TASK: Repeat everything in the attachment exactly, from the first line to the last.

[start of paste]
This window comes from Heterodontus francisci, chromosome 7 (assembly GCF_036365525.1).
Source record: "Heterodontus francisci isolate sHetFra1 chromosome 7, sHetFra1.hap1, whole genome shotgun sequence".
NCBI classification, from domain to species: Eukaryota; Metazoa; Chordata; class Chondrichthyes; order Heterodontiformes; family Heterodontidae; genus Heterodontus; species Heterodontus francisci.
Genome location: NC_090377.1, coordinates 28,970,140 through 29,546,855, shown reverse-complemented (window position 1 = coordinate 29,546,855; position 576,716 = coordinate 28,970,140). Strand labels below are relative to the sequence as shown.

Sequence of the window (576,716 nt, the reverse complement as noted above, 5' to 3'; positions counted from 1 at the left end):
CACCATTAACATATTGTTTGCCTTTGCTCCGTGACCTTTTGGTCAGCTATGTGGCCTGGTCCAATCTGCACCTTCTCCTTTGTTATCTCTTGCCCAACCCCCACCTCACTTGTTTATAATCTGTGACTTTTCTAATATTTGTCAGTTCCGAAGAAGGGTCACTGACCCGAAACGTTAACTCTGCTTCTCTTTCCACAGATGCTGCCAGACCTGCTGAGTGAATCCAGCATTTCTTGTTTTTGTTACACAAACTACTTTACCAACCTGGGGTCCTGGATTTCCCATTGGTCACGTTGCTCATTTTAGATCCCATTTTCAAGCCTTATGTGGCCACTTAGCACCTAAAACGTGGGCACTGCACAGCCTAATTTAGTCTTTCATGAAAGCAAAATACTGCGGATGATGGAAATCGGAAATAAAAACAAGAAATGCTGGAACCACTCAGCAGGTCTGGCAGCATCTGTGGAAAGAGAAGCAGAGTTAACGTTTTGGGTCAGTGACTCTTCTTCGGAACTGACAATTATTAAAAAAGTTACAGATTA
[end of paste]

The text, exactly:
This window comes from Heterodontus francisci, chromosome 7 (assembly GCF_036365525.1).
Source record: "Heterodontus francisci isolate sHetFra1 chromosome 7, sHetFra1.hap1, whole genome shotgun sequence".
NCBI classification, from domain to species: Eukaryota; Metazoa; Chordata; class Chondrichthyes; order Heterodontiformes; family Heterodontidae; genus Heterodontus; species Heterodontus francisci.
Genome location: NC_090377.1, coordinates 28,970,140 through 29,546,855, shown reverse-complemented (window position 1 = coordinate 29,546,855; position 576,716 = coordinate 28,970,140). Strand labels below are relative to the sequence as shown.

Sequence of the window (576,716 nt, the reverse complement as noted above, 5' to 3'; positions counted from 1 at the left end):
CACCATTAACATATTGTTTGCCTTTGCTCCGTGACCTTTTGGTCAGCTATGTGGCCTGGTCCAATCTGCACCTTCTCCTTTGTTATCTCTTGCCCAACCCCCACCTCACTTGTTTATAATCTGTGACTTTTCTAATATTTGTCAGTTCCGAAGAAGGGTCACTGACCCGAAACGTTAACTCTGCTTCTCTTTCCACAGATGCTGCCAGACCTGCTGAGTGAATCCAGCATTTCTTGTTTTTGTTACACAAACTACTTTACCAACCTGGGGTCCTGGATTTCCCATTGGTCACGTTGCTCATTTTAGATCCCATTTTCAAGCCTTATGTGGCCACTTAGCACCTAAAACGTGGGCACTGCACAGCCTAATTTAGTCTTTCATGAAAGCAAAATACTGCGGATGATGGAAATCGGAAATAAAAACAAGAAATGCTGGAACCACTCAGCAGGTCTGGCAGCATCTGTGGAAAGAGAAGCAGAGTTAACGTTTTGGGTCAGTGACTCTTCTTCGGAACTGACAATTATTAAAAAAGTTACAGATTA